After more than 45 years in the golf industry, primarily as a superintendent, Bob Maibusch was looking for something different. As majority owner of Pine Grove Springs GC, he’s found that even as things change, much still remains the same.
Bob Maibusch was introduced to golf at the tender age of 12, working as a caddy at Oak Park Country Club in suburban Chicago (his claim to fame from that early part of his life in golf is that he caddied for Tom Watson’s first PGA Tour win in 1974 at the Western Open, when tour caddies were not allowed).
From that point, Maibusch knew he wanted to work in golf. But the clubhouse did not interest him, and his playing ability would never be good enough to earn a paycheck. So he pursued a career in golf course management at Michigan State University, and made the typical career progression from intern to assistant to head superintendent.
After 31 years at Hinsdale (Ill.) Golf Club, Maibusch went looking for a new opportunity—one he thought was most likely going to be outside the golf industry. With their kids grown up and out of the house, Maibusch and his wife Cheryl decided to move to New England, where Cheryl had spent her youth. At 56 and too young to retire, Maibusch started scouring the Web for a business opportunity that would interest him. He came across a golf course property in southwest New Hampshire that was listed for sale.
He toured the property’s grounds (despite it being covered by two feet of snow) in January 2015, and knew it was something he wanted to purchase. After conducting due diligence and some back-and-forth negotiating, Maibusch closed on the property in June 2015. The name of the facility was Pine Grove Springs Country Club, but to better reflect its public status, it has now been changed to Pine Grove Springs Golf Course.
“I was ready to leave golf,” Maibusch says. “I had a good career, but I was looking for something different. But this looked like a good opportunity and something completely different from what I was doing for the past 30 years. The ironic thing is I bought the course from an individual [Jim Hillier] I had met 15 years earlier while working on a committee [of the Golf Course Superintendents Association of America].”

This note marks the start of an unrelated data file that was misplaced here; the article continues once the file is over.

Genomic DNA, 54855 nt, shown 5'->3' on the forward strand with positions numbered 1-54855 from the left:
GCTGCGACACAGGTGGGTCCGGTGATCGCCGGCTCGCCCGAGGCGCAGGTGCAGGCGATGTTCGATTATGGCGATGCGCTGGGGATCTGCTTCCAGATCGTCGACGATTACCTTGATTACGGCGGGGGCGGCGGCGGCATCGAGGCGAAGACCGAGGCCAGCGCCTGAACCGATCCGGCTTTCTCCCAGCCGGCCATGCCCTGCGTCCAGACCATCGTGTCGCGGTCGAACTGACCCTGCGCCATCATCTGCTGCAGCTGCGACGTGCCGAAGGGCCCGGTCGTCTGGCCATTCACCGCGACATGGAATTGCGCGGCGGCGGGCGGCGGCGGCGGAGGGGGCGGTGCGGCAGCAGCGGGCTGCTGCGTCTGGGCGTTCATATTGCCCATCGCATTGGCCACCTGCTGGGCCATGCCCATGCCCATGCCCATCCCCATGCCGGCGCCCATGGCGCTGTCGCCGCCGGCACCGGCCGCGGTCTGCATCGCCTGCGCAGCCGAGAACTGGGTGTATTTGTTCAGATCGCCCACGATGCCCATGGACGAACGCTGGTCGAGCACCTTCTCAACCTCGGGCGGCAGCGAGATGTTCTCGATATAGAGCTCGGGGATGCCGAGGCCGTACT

While Maibusch went into ownership with his eyes wide open, he admits that overseeing all of Pine Grove Springs’ operations has evoked a spectrum of emotions—ranging from invigorating, rewarding and challenging to frustrating and terrifying. Seventy-five percent of his time is spent in the administration of the facility, he estimates, with 25 percent spent on the course itself. And he’s doing things he has never done before, such as creating radio commercials to market the course.
“I went from being in a position to retire in a few years, to where I may never retire,” Maibusch chuckles. “But I have a supportive family, great friends in the industry and a good staff. I like a challenge. It’s safe to say I am never bored.”
Maibusch detailed some of what his newfound daily excitement now entails in this Q&A with C&RB:
C&RB: What is the history of Pine Grove Springs?
Maibusch: The course was part of a resort that got its name from the trees in the area and some springs that were said to have some medicinal value. There were several resorts in the area that surrounded a lake. There were also a lot of second homes for people who lived in metropolitan areas and would come up for the summer.
COURSE & GROUNDS OPERATIONS PROFILE
Annual Course Maintenance Budget: Less than $50,000
The hotel burned down in the 1960s, and a group of local businessmen bought the nine-hole golf course and the clubhouse facility. At the time I purchased the course, an accurate description would be that the golf course, clubhouse and facility were all distressed and rundown.
C&RB: What has the focus of the first year been for you and your team?
Maibusch: Simply to improve day-to-day conditions and to create a welcoming culture. I am fortunate to have two full-time people and two part-time people who are experienced and enthusiastic about improvement. Dave DeLollis can do just about anything you can imagine on the golf course and has great mechanical skills, which are valuable because of the age and limitations of our equipment fleet; we operate with the bare bones of equipment. Bert Torsey, who used to be the Golf Course Superintendent at a neighboring golf facility, is also very proficient at maintaining our ancient irrigation system.
Between the two of them and some input from me on direction, they manage to get things done. I try to set an agenda and stay out of their way. We serve some food and have a full liquor license. That part of the business has been a steep learning curve for me.
C&RB: What has been the feedback of golfers?
Maibusch: The feedback has been very positive. Now we have to translate that into greater participation. We have had people who showed up to play who hadn’t been here in years, because it had a reputation for being neglected. We are slowly bringing some of those people back.